What is this article about?
NYU Stern Professor Adam Brandenburger’s article, Strategy Needs Creativity, in the most recent issue the Harvard Business Review proffers a new toolkit for those consultants and entrepreneurs trying to develop a new business strategy.
Why does this matter?
These four new strategy development tools are far more actionable than previous generations of strategic marketing frameworks like Prof. Michael Porter’s Five Forces Analysis and SWOT analyses. They are also are particularly timely in the management consulting world where “aspects of ‘strategy’ and ‘innovation’ have started to converge.” As Prof. Brandenburger notes by way of example, “IDEO, the design and innovation powerhouse, has moved into strategy consulting, … while McKinsey has added design-thinking methods to its strategy consulting.”
How are the new analytical tools different?
The new, innovation-oriented tools begin from the conventional premise that “[a]t its core, strategy is still about finding ways to create and claim value through differentiation.” However, whereas previous strategic analysis frameworks are “better suited to understanding an existing business context than to dreaming up ways to reshape it,” the new tools emphasize innovative, truly divergent thinking that ensures more profound differentiation.
What are the analytical tools?
1. Contrast existing strategies:
Precisely, and literally, identify the assumptions implicit in existing strategies and industry structures and find advantageous ways to disprove them
“Consider the video rental industry in 2000. Blockbuster ruled the industry, and the assumptions beneath its model seemed self-evident: People pick up videos at a retail location close to home. Inventory must be limited because new videos are expensive. Since the demand for them is high, customers must be charged for late returns. (It was basically a public-library model.) But Netflix put those assumptions under a microscope. Why is a physical location necessary? Mailing out videos would be cheaper and more convenient. Is there a way around the high fees for new releases? If the studios were open to a revenue-sharing agreement, both parties could benefit. Those two changes allowed Netflix to carry lots more movies, offer long rental periods, do away with late fees—and remake an industry.”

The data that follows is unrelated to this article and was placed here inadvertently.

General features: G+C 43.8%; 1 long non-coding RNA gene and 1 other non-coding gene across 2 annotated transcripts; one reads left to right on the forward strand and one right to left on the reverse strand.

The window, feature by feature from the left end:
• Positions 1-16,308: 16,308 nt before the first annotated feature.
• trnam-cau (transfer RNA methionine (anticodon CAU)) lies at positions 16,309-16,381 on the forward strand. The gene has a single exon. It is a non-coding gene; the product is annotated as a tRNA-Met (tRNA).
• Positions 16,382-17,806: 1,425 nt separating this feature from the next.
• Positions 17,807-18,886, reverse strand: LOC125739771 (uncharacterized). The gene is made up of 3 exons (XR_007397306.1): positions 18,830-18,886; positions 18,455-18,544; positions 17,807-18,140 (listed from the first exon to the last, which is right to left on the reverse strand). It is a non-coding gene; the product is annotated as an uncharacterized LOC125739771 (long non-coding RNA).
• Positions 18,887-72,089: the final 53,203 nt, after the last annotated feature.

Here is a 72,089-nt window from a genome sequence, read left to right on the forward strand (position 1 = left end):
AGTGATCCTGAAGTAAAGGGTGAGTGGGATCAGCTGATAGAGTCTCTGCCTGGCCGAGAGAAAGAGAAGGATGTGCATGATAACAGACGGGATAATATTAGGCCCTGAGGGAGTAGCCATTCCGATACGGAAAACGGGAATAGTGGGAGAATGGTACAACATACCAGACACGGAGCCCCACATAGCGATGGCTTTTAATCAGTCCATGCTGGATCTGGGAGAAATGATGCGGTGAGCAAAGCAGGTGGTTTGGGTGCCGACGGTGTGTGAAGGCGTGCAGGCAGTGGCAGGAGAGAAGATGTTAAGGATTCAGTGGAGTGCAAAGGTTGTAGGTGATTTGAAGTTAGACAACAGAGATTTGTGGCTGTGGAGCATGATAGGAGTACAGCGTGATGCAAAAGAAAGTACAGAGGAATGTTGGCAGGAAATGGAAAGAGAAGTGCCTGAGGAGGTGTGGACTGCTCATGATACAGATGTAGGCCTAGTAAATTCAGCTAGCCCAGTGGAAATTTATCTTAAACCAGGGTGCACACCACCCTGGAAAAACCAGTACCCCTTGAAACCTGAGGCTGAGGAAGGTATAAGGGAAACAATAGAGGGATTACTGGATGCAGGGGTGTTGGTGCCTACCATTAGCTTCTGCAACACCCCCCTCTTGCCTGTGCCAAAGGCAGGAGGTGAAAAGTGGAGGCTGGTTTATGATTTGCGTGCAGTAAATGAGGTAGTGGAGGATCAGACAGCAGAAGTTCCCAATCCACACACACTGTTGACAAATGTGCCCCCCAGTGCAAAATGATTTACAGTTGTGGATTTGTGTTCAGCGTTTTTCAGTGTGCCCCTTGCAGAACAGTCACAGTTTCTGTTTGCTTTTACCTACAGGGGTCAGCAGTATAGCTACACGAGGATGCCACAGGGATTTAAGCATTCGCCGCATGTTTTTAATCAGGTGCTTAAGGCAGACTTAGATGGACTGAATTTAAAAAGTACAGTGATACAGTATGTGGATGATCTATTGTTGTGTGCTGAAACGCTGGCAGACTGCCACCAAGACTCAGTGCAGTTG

2. Combine products or services or technologies that have traditionally been separate:
Form groups with diverse expertise and experience; brainstorm new combinations of products and services.
Look for ways to coordinate with providers of complementary products (who may even be competitors).
“Often these [combinatorial] opportunities arise with complementary products and services. Products and payment systems, for example, have traditionally been separate nodes in value chains. But the Chinese social media platform WeChat (owned by Tencent) now includes an integrated mobile payment platform called WeChat Pay that enables users to buy and sell products within their social networks.”
3. Consider Constraints and then consider how you can turn limitations into opportunities:
List the “incompetencies” (rather than the competencies) of your organization—and test whether they can in fact be turned into strengths.
Consider deliberately imposing some constraints to encourage people to find new ways of thinking and acting.